During the 1980s, when period-instrument ensembles were first creating a stir in the United States, intense debates arose as to whether the music of J.S. Bach should be played on modern or period instruments. Early Music advocates argued that the composer wrote his keyboard works for the harpsichord or clavichord, both of which have a very different timbre and dynamic range than today's modern piano, which was only beginning to be developed toward the end of Bach's lifetime.
The modern-instrument camp countered that much of Bach's music has a disembodied quality that is seldom instrument-specific; he was not against stealing from himself so that vocal works often mimicked instrumental writing, violin concertos showed up as piano transcriptions, and grand choruses were reinvented as overtures. Besides, they would add, the piano brings a new breadth to the music that should not be denied Bach simply because he had the fate to be born before the instrument's invention.
Today, style-conscious performers like pianist Peter Serkin and the Brandenburg Ensemble find that Bach can stand up to the sound of modern equipment while benefiting from the stylistic experiments of the Early Music movement, including matters of color, tempos, articulation, and phrasing. This will be demonstrated on November 5 and 9 when Serkin and the ensemble, directed by the violinist Jaime Laredo, appear at Avery Fisher Hall to perform Bach's concertos for keyboard as part of Great Performers' "Chamber Orchestras" series.
"As far as period versus modern instrument playing, I don't really think in those terms," says Serkin, who has performed Bach on both harpsichord and piano. "Even prior to the last 25 years I was always interested in the sonorities of the harpsichord and clavichord. But there's always some question as to what these pieces were written for."
Serkin's personal heritage is as rich as any modern-day musician‹his father was the late, renowned pianist Rudolf Serkin; his grandfather, the violinist and composer Adolph Busch‹and is attuned to recent Bach scholarship. His recordings of the Goldberg Variations, the Inventions, and Sinfonias are celebrated for their rigor and integrity as well as emotional depth. And he is particularly fascinated by evidence that has come to light in Bach biographer and Harvard professor Christoph Wolff's authoritative book, Bach: The Learned Musician, which suggests that the composer had greater knowledge of the early piano than was once believed.
Wolff's book explores the long-established belief that the composer performed his concertos for keyboard on a harpsichord in Zimmerman's coffeehouse in Leipzig during the 1730s with his Collegium Musicum ensemble. Surviving advertisements for these performances stated that the concertos would be played on an instrument, "the likes of which had never been previously heard." This is corroborated by correspondence between Bach and a local instrument dealer that indicated Bach's professed interest in the new fortepiano.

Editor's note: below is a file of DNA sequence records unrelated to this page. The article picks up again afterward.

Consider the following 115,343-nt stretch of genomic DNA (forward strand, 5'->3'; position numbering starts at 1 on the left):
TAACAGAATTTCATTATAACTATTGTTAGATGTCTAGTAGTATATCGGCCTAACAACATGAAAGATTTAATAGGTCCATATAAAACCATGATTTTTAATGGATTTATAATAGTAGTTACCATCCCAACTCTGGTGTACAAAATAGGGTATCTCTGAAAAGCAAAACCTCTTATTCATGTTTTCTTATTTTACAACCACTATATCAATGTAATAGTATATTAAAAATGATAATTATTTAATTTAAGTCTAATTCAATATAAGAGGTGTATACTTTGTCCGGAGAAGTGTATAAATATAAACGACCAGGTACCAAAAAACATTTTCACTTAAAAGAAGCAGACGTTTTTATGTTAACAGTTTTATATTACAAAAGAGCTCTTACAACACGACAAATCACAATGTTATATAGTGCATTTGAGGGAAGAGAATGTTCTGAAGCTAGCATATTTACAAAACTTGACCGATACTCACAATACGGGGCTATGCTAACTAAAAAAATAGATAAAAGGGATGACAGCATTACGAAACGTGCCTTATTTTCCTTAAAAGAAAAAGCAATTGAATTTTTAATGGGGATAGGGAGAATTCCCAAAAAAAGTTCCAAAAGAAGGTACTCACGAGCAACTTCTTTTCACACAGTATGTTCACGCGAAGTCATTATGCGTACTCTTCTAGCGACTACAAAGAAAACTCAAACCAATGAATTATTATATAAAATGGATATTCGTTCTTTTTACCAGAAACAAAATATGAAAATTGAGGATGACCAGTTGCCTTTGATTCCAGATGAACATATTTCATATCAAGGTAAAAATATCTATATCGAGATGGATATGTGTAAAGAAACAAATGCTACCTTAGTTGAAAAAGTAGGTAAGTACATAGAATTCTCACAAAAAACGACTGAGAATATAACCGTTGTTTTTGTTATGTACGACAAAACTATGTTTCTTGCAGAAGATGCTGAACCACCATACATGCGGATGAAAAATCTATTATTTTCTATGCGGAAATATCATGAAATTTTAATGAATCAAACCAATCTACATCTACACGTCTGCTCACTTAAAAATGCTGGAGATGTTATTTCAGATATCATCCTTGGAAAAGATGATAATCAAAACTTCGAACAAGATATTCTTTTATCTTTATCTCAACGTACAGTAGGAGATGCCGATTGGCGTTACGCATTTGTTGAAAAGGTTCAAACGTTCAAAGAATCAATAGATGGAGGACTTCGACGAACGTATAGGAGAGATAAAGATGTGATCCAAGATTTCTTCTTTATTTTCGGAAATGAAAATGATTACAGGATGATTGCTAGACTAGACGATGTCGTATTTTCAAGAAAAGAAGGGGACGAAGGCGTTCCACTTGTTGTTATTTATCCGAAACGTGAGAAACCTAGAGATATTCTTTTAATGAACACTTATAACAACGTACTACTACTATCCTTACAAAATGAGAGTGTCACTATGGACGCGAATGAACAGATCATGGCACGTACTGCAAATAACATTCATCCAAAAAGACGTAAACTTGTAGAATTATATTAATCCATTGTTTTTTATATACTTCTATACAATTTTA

"It really is quite a different story from the orthodox version presented up until now, which suggested Bach wasn't really interested in the piano," says Serkin. "So I'm just wondering if this new instrument‹the likes of which no one had ever heard in Leipzig up until that point‹may have been a precursor to the modern piano. As outlandish as it seems, [Bach's keyboard] might not have been that different from today's."
Beyond the question of old versus new instruments, Serkin has a keen interest in matters of performance style. While he will play on a modern Steinway, the instrument will be positioned, Baroque-style, at the rear of the stage, surrounded by the ensemble's 15 modern strings (a very un-diva-like gesture for any soloist). A supportive harpsichord continuo will also be added to the texture, giving the bass line added rhythmic vitality.
Serkin approaches other stylistic matters with a historically attuned ear. He points out that Bach's keyboard concertos are mostly arrangements of sacred cantatas, and this legacy should be reflected in articulation and phrasing. "The consonants of the words can be mirrored on the keyboard," he says. "In articulation, it's not merely a question of staccato and legato but phonetic pronunciations."
He continues, "That's what's so much fun about playing with the Brandenburg Ensemble and Jaime Laredo. They're very sensitive to that, so much so that one doesn't have to spell it all out in advance. One can actually adjust articulations and phrasing on the spot and they respond to it."
Along with the seven concertos for keyboard, Serkin and the Brandenburg Ensemble will present the Brandenburg Concertos Nos. 3 (G Major) and 5 (D Major). Serkin finds similarities between these concertos and music of the present. "They remind me of some newer music in the sense that everything is interwoven in the entire work. It's not so much a separate, dualistic approach [between soloist and ensemble] as there is in the Romantic concerti."
The Brandenburg Concerto No. 5 also calls on the keyboard soloist to engage in some bravura display in its virtuosic, 65-measure cadenza. Reviewing a recent performance by Serkin, Los Angeles Times critic Mark Swed noted that he "played that extraordinary passage of the Fifth Brandenburg where the piano commandeers the first movement with the kind of alluring virtuosic abandon that would unnerve most historically inhibited Bach players today."
Serkin is matter-of-fact about the concerto's challenges. "In the Brandenburgs, when it comes to a question of playing absolutely alone, the Fifth is very unusual," he says. "I think people had never heard anything like it. The cadenza is extraordinary‹incredibly intense and really thrilling."
Brian Wise, a producer at WNYC radio, writes frequently about classical music.